Google has recently announced that they will take Google Reader offline. "I won't miss it. Never used the damn thing. Didn't trust the idea of a big company like Google's interests being so aligned with mine that I could trust them to get all my news." said one the inventors of RSS but to feel the pain online of those will miss it is to see that many do not agree. I'm not one of them.
Fellow FSM contributor, Dmitri Popov asked me, on Google Plus, how jumping ship from one fickle third-party RSS feed provider (Google) to another one (Feedly) solves anything. The short answer is, it doesn't. It was a temporary fix but while Feedly is very nice and prettier than Google Reader, it's still web-based third-party software. And there are many alternatives to Feedly and they all suffer from that same problem. To understand why Google is sunsetting Reader is to gain an insight into their business model and the relationship between them and their end users.
It gives the lie to the oft repeated canard that RSS is so last century and has been utterly eclipsed by the poster boys of the internet like Twitter and Facebook
It is a tragic irony that Google announced the imminent demise of Reader not that long after Aaron Swartz committed suicide. Swartz of course was a member of the working group that developed RSS web syndication specification. That feels like a double hammer blow. It also gives the lie to the oft repeated canard that RSS is so "last century" and has been utterly eclipsed by the poster boys of the internet like Twitter and Facebook. But, that is to compare apples to pears. They are radically different beasts. I won't deny that for discovering stuff you're interested in, the social networks can be really useful even though your usage patterns and personal profile leak information about you that can potentially compromise your online security. RSS feeds, by comparison, don't blab as much.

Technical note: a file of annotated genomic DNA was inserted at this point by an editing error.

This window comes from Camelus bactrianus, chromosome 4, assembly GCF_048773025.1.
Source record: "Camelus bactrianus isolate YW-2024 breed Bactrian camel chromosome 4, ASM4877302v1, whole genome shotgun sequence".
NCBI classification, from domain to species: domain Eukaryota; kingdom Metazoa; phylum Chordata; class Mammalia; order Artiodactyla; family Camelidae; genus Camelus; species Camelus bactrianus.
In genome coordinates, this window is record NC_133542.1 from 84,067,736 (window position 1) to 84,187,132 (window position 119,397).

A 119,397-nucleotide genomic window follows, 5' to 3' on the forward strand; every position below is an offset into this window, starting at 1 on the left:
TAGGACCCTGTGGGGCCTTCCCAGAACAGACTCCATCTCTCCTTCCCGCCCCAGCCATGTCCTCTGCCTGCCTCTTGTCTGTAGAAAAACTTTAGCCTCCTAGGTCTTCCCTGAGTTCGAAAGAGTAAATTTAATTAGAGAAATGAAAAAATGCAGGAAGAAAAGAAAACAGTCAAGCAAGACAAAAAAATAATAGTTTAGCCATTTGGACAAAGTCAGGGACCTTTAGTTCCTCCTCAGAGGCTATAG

The same of course can be said for search engines (which effectively means Google) which is why I use, overwhelmingly, DuckDuckGo. Ditto the excellent Google Plus. I use it. A lot. I regard it as much better than Facebook by a country mile but I use it in the full knowledge that it too "leaks". Very much a case of caveat emptor. Besides, even if you set up Google Plus as a research tool by subscribing to Circles and Communities (and I do) you are faced with a potential tsunami of information which can tend to overwhelm, even if you pro-actively manage the data flow. RSS feeds, on the other hand, can be more focused. Feeds can be more manageable providing that you don't run amok and install too many. Managing the data flow is a good rule of thumb for all media. Less is sometimes more. RSS feeds are a more focused research tool than social media like Plus and Facebook. Fewer distractions focus the mind and it was interesting to note that many of the people bemoaning the demise of Reader were professional researchers who found it an indispensable tool for their chosen field.
Of course, all of this means nothing to Google. It's a giant. It has deep pockets and can afford to start projects and abandon them at a whim. Google Wave. Remember that? Admittedly, it had a learning curve but Google Reader did not. Using it is really easy. It's a one trick pony and integrated well to other services and has lasted much longer with a faithful user base. But that has not saved it. Unlike Gmail or the search engine, it could not be monetised (0ne of the reasons why I use Thunderbird with IMAP to read my e-mail. It's ad free.). Ironically, given my use of and liking for Google Plus, I may well have been one of those who helped to put the knife in Reader. How so? Well, some of the features of Reader grew more organically from users, bottom up, rather than being directed by Google, top down.